Toni Beardon has chosen this article introducing a rich area for practical exploration and discovery in 3D geometry

Patterns that repeat in a line are strangely interesting. How many types are there and how do you tell one type from another?

The tangles created by the twists and turns of the Conway rope trick are surprisingly symmetrical. Here's why!

The knight's move on a chess board is 2 steps in one direction and one step in the other direction. Prove that a knight cannot visit every square on the board once and only (a tour) on a 2 by n board. . . .

This is the second of two articles and discusses problems relating to the curvature of space, shortest distances on surfaces, triangulations of surfaces and representation by graphs.

If you can copy a network without lifting your pen off the paper and without drawing any line twice, then it is traversable. Decide which of these diagrams are traversable.

We are given a regular icosahedron having three red vertices. Show that it has a vertex that has at least two red neighbours.

An equilateral triangle is sitting on top of a square. What is the radius of the circle that circumscribes this shape?

Can you cross each of the seven bridges that join the north and south of the river to the two islands, once and once only, without retracing your steps?

Eulerian and Hamiltonian circuits are defined with some simple examples and a couple of puzzles to illustrate Hamiltonian circuits.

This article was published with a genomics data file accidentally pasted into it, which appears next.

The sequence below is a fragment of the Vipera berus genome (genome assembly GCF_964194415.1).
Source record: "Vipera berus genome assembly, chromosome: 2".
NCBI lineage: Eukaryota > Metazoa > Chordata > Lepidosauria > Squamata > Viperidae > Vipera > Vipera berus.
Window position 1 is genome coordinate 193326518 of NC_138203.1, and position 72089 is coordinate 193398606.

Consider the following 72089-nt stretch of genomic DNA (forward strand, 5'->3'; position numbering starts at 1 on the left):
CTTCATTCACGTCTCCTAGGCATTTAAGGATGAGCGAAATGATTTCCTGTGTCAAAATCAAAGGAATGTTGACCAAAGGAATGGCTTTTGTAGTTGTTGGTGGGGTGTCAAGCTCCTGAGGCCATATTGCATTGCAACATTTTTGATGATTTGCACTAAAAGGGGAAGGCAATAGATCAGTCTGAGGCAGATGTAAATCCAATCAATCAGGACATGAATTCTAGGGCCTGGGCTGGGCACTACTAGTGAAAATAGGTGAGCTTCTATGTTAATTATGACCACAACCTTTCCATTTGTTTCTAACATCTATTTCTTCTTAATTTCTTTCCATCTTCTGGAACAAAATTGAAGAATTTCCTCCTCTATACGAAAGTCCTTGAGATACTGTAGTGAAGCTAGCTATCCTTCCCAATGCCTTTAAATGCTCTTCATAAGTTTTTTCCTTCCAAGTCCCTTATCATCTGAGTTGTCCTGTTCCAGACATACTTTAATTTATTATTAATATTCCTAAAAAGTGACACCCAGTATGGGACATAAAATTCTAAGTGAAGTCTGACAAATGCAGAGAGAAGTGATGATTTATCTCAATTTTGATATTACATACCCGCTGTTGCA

This article invites you to get familiar with a strategic game called "sprouts". The game is simple enough for younger children to understand, and has also provided experienced mathematicians with. . . .

Start with any whole number N, write N as a multiple of 10 plus a remainder R and produce a new whole number N'. Repeat. What happens?

This article looks at knight's moves on a chess board and introduces you to the idea of vectors and vector addition.

In this third of five articles we prove that whatever whole number we start with for the Happy Number sequence we will always end up with some set of numbers being repeated over and over again.

This article extends the discussions in "Whole number dynamics I". Continuing the proof that, for all starting points, the Happy Number sequence goes into a loop or homes in on a fixed point.

This article discusses how every Pythagorean triple (a, b, c) can be illustrated by a square and an L shape within another square. You are invited to find some triples for yourself.

Imagine two identical cylindrical pipes meeting at right angles and think about the shape of the space which belongs to both pipes. Early Chinese mathematicians call this shape the mouhefanggai.

If you take two tests and get a marks out of a maximum b in the first and c marks out of d in the second, does the mediant (a+c)/(b+d)lie between the results for the two tests separately.

In this 7-sandwich: 7 1 3 1 6 4 3 5 7 2 4 6 2 5 there are 7 numbers between the 7s, 6 between the 6s etc. The article shows which values of n can make n-sandwiches and which cannot.

An article which gives an account of some properties of magic squares.

Some puzzles requiring no knowledge of knot theory, just a careful inspection of the patterns. A glimpse of the classification of knots and a little about prime knots, crossing numbers and. . . .

The first of five articles concentrating on whole number dynamics, ideas of general dynamical systems are introduced and seen in concrete cases.